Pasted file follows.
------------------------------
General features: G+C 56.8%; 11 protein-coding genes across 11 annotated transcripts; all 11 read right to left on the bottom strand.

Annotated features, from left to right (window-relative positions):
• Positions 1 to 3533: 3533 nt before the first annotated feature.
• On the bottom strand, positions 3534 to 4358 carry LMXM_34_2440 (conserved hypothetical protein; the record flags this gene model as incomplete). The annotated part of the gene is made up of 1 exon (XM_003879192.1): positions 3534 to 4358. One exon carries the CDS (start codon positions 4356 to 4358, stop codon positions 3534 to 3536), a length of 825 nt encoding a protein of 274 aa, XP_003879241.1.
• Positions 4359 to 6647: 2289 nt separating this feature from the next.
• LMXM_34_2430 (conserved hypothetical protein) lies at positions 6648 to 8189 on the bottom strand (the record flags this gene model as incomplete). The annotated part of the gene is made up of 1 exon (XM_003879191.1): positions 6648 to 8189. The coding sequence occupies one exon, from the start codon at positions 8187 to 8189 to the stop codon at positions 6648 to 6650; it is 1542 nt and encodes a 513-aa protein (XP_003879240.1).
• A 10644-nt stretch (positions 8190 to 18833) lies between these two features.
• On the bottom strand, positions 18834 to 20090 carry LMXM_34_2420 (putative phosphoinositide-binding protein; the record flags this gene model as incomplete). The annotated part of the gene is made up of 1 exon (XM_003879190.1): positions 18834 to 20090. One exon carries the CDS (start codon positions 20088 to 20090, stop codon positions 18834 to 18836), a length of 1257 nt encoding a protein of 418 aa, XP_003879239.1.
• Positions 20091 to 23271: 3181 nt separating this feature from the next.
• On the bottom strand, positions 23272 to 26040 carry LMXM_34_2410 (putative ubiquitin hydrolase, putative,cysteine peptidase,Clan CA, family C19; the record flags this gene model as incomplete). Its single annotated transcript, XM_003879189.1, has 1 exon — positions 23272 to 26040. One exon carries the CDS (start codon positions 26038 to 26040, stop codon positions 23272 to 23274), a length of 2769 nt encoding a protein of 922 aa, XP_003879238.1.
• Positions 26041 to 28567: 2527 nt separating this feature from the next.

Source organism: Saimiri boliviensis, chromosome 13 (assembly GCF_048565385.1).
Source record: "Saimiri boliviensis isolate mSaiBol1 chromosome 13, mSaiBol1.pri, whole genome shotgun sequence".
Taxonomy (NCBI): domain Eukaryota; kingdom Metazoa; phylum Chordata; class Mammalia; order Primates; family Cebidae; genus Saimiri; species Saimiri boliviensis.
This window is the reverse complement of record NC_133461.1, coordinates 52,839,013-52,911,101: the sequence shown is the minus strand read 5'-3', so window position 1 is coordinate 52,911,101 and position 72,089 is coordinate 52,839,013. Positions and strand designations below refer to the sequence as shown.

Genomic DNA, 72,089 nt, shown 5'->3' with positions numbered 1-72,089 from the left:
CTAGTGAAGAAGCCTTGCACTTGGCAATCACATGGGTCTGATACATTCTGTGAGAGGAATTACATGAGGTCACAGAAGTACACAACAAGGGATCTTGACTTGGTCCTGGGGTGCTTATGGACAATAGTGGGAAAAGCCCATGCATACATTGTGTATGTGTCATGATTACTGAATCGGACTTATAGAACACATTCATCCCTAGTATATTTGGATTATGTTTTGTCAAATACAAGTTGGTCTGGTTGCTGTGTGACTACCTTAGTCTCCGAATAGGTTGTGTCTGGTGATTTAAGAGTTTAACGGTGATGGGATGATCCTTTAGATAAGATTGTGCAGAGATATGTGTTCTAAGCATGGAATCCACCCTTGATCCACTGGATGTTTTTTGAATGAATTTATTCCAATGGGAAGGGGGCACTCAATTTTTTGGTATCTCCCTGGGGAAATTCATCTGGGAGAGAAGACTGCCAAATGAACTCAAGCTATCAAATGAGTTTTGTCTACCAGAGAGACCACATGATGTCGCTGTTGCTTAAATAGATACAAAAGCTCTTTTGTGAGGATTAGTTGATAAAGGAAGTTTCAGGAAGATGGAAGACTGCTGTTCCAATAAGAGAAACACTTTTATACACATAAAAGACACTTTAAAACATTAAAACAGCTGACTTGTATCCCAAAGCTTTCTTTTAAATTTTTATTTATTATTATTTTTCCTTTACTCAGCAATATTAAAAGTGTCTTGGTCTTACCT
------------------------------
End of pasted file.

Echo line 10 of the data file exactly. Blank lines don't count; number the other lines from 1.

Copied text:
• On the bottom strand, positions 23272 to 26040 carry LMXM_34_2410 (putative ubiquitin hydrolase, putative,cysteine peptidase,Clan CA, family C19; the record flags this gene model as incomplete). Its single annotated transcript, XM_003879189.1, has 1 exon — positions 23272 to 26040. One exon carries the CDS (start codon positions 26038 to 26040, stop codon positions 23272 to 23274), a length of 2769 nt encoding a protein of 922 aa, XP_003879238.1.